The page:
Performing analytics on SNOMED CT coded database - Serdang Hospital use-case

Khalil Bouzekri, Md Khadzir Sheik Ahmad, Wael Hamdan, Dickson Lukose, Nur Shaema Darus, Syirahaniza Mohd Salleh

Research output: Contribution to conferenceAbstractpeer-review


SNOMED CT is a worldwide recognized terminology for healthcare, with the main purpose to standardize the definition and usage of clinical terms. It is represented as an ontology, a set of concepts structured in a hierarchy of specialization (e.g., Angina is a specialization of Ischemic Heart Disease), and other meaningful relationships between the concepts (e.g., Ischaemic Heart Disease has finding site Heart Structure). In a SNOMED CT codified database, the database content has been standardized by adding explicit “linkages” to SNOMED CT concepts. Those “linkages” offer a great advantage in terms of lifting up the accuracy of the analytics: (1) the data gathering will move from searching for the occurrences of pieces of text (e.g., Ischaemic Heart Disease) to searching for standardized forms, SNOMED CT concepts (e.g., for ischaemic heart disease, 414545008); (2) the hierarchy of SNOMED CT concepts can be leveraged upon to discover more results (e.g.,194828000 -the SNOMED CT concept for Angina- is a specialization of 414545008). In order to validate the gain in accuracy, we used an excerpt of the Serdang Hospital database (say DB) containing 100 encounters with clinical notes, and its SNOMED-CT coded counterpart (say SCTDB) which has been manually validated by domain experts. We created two simple queries Q1 and Q2 to select all the cases of Ischaemic Heart Disease (a case being defined as an encounter with Ischaemic Heart Disease as a clinical finding), where Q1 uses the phrase Ischaemic Heart Disease and is sent to DB, and Q2 uses the SNOMED CT concept 414545008 and is sent to a web-service dedicated to pre-process a query with SNOMED CT concepts and get the results from SCTDB. The outcome is very impressive: Q1 provides only 1 encounter whereas Q2 provides 51 encounters. From the obtained results, we identified that the main causes of the inaccuracy of Q1 are: (1) do not discover more specialized terms (e.g., angina, myocardial infarction); (2) informal writing of the doctors: use of short forms, abbreviations and analogous terms (e.g., N-STEMI, CCS I); and (3) misspelling. However, even with the features explained to process queries with SNOMED CT, an important question has to be raised: what will happen when we replace the version of SNOMED CT with a newer version? For example when a concept becomes inactive in the new version and a new active concept is created instead? Preliminary investigation tends to show that the links between inactive concepts and new active concepts should be used at the time of pre-processing the query, to ensure that the use of different versions of SNOMED-CT at different points in time does not impact the overall analytics. In the near future, we will conduct experiments on a larger scale, as we are part of the Malaysian Health Data Warehouse project, and we are currently working on integrating our systems to create a SNOMED CT coded data warehouse of millions of records, and to perform analytics over it. On the other hand, in order to scale up with this huge amount of data, we are currently identifying the performance-wise critical pieces of our engines that could run in parallel using GPU-accelerated computing.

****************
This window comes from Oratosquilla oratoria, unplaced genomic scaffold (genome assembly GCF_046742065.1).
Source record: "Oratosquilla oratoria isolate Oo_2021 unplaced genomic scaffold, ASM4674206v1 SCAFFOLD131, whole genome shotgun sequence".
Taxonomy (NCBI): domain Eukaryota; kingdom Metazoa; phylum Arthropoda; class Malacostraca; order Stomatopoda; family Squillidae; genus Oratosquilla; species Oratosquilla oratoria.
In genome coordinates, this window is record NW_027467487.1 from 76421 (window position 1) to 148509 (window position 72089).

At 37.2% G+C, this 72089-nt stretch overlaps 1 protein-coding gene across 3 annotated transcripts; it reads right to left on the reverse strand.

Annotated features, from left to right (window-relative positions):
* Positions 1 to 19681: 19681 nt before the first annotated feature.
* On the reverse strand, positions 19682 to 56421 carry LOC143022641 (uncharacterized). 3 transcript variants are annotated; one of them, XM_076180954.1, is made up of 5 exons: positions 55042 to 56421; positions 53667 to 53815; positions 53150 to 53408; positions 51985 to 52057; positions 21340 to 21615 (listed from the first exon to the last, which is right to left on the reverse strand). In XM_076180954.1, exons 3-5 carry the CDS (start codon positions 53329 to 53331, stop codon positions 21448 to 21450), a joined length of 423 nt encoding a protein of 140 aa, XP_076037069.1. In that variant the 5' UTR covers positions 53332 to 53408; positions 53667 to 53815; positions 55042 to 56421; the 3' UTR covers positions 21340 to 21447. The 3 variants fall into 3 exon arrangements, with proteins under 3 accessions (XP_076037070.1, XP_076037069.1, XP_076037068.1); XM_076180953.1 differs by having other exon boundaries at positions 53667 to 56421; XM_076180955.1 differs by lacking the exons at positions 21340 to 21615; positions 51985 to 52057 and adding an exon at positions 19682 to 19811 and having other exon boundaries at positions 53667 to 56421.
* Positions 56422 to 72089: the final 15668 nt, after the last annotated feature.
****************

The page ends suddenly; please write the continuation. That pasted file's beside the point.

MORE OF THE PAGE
Original languageEnglish
Number of pages1
Publication statusPublished - 2015
Externally publishedYes
EventSNOMED CT Expo 2015 - Montevideo, Uruguay
Duration: 29 Oct 201530 Oct 2015


ConferenceSNOMED CT Expo 2015

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